It is in these trying times that the house of Duke Dunbar, in the hands of Duke Gospatrick I, holds sway as one of the most powerful families in Scotland. As well as being the Duke of Lothian, a Duchy of three counties, Gospatrick I also has the vassalage the Counts of Cumberland and Clydesdale. Thus, despite not really knowing what family to choose or who would have a decent starting position, I actually ended up starting my game with nearly half of the Kingdom of Scotland under my control (of 17 counties in Scotland, 6 were independent and I owned an additional English county).
The goal of the family of Dunbar has always been the shining purpose of unification, the Empire of Britannia under one single banner would be an unstoppable force. It would be necessary to start small though and so Gospatrick set his eyes upon the Scottish throne first.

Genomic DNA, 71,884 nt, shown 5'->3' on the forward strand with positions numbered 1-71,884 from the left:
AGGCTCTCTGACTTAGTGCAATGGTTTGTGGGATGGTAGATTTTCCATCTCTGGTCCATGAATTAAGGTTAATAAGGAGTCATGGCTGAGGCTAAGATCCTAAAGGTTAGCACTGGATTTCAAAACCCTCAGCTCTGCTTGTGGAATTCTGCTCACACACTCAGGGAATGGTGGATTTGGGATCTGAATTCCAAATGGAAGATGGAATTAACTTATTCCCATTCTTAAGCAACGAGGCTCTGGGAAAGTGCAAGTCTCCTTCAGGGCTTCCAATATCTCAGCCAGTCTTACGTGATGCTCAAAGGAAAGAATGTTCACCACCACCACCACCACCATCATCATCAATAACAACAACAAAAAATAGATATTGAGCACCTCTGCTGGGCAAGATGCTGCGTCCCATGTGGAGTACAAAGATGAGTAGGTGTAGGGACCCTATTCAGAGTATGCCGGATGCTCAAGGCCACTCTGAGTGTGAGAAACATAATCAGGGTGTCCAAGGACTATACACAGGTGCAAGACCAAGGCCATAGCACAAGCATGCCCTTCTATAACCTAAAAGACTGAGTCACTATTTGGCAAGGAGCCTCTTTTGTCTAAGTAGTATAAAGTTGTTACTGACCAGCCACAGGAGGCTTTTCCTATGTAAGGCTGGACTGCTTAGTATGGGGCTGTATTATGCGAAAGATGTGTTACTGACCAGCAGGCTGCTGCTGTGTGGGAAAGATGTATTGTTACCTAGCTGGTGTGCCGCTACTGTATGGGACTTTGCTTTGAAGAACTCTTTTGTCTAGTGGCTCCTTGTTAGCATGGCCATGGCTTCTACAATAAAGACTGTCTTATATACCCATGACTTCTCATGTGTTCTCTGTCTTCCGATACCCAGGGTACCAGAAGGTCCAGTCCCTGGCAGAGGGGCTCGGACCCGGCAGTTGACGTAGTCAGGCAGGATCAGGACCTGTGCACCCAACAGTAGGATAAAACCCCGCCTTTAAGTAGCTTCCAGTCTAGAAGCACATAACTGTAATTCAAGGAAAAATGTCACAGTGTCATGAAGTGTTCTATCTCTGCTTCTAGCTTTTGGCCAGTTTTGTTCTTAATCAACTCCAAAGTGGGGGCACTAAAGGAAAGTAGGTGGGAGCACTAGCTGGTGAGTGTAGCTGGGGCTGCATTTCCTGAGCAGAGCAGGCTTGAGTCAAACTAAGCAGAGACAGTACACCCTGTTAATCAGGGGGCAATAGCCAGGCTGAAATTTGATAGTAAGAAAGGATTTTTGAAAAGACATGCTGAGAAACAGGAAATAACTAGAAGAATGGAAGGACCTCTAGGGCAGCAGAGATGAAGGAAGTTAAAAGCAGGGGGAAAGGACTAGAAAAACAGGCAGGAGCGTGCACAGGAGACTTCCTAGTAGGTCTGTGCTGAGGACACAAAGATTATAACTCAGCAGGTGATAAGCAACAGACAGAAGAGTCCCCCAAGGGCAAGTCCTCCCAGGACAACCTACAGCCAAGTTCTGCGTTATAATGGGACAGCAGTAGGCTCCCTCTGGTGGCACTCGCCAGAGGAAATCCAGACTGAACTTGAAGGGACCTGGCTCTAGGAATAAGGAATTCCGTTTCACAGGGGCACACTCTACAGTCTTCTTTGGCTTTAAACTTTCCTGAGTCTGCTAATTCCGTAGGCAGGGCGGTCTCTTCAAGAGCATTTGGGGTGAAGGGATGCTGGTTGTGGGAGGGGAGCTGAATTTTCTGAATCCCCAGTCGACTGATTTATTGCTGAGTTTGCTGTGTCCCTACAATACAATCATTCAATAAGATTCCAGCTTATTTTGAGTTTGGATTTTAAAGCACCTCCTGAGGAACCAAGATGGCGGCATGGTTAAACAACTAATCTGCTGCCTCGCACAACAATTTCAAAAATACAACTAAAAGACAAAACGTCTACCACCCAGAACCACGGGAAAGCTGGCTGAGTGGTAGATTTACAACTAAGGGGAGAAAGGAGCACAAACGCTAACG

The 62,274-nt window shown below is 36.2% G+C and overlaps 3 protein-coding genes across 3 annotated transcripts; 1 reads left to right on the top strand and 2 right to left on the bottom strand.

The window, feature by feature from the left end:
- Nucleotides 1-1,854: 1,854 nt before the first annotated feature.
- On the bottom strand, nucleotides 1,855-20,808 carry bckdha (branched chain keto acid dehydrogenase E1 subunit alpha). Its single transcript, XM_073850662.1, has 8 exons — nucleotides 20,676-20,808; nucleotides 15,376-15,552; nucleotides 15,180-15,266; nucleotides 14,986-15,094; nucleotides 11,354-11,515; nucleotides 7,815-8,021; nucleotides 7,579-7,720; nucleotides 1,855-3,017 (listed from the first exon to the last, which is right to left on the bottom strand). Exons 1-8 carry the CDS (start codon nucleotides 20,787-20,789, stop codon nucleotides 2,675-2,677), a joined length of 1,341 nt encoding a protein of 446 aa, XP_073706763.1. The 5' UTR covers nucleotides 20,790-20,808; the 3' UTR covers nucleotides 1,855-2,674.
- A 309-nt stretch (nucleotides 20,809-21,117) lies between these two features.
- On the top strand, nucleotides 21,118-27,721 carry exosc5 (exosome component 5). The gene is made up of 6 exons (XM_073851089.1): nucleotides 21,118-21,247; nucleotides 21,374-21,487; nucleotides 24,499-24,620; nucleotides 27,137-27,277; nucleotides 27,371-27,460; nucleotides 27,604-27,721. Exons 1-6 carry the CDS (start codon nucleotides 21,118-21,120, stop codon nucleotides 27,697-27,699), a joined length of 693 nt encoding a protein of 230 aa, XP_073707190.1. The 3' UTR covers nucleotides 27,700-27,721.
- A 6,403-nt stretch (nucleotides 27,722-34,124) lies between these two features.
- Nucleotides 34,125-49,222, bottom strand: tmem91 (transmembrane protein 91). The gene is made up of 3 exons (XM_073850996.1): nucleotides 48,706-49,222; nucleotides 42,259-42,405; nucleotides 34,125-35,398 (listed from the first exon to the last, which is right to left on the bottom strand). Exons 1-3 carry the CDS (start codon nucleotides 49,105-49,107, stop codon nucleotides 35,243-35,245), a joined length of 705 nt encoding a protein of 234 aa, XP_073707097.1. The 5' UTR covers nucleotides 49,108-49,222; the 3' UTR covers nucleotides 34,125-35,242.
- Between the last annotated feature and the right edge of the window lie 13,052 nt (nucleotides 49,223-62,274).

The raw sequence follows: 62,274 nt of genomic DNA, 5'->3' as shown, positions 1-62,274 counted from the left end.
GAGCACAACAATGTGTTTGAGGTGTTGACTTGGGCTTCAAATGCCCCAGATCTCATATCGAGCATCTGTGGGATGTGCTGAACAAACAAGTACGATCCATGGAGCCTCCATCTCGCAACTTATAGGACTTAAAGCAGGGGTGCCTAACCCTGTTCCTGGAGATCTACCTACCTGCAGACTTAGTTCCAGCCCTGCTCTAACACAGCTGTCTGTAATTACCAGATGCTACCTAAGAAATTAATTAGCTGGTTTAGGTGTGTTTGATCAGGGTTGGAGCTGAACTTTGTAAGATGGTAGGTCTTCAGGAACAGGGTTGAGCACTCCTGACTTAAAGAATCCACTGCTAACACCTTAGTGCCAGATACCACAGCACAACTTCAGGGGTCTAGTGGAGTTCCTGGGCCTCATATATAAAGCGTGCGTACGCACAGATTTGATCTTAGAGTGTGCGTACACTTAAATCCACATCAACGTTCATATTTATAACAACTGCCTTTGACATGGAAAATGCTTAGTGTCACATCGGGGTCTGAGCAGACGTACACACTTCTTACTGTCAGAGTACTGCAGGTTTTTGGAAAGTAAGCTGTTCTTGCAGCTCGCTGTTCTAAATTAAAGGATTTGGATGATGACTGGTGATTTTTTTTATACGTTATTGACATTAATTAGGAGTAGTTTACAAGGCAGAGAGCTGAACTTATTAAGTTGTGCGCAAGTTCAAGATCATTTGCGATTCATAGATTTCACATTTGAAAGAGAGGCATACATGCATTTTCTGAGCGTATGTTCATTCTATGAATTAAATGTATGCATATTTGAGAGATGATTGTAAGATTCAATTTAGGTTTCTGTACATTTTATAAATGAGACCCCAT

The early game was incredibly and frustratingly slow and very worrying. Slow because progress was difficult and worrying because I was very much aware of how, to the south, armies easily 4 times the size of anything I could muster were battling it out for supremacy over England. Very early on I set my sights upon the independent county of The Isle of Man, and overthrew the count within 4 years of starting the game. Next though came the greater target of Duchy of Søreyar, where I sent my Chancellor forth to fabricate claims on the neighbouring counties of Carrick and Galloway. Due to the low power held by King Malcolm, I was free to wage war against the Duke of Søreyar myself if the need be, but I was fortunate in this regard. The King seemed to think, like myself, that Scotland should be united, probably so that we could stand united against a united England. So the King declared war for the Dukedom and I declared war for the counties. As well as this, the southern counts actually managed to become independent of Søreyar, which made defeating them even easier. Overall, the first few years were ones of peace between Dunkeld and Dunbar as we worked in harmony to bring the lost Dukedom back to the fold. Of course, even with all of Scotland behind him, Malcolm did not wish to anger Norway, and so Katanes remained firmly in their hands.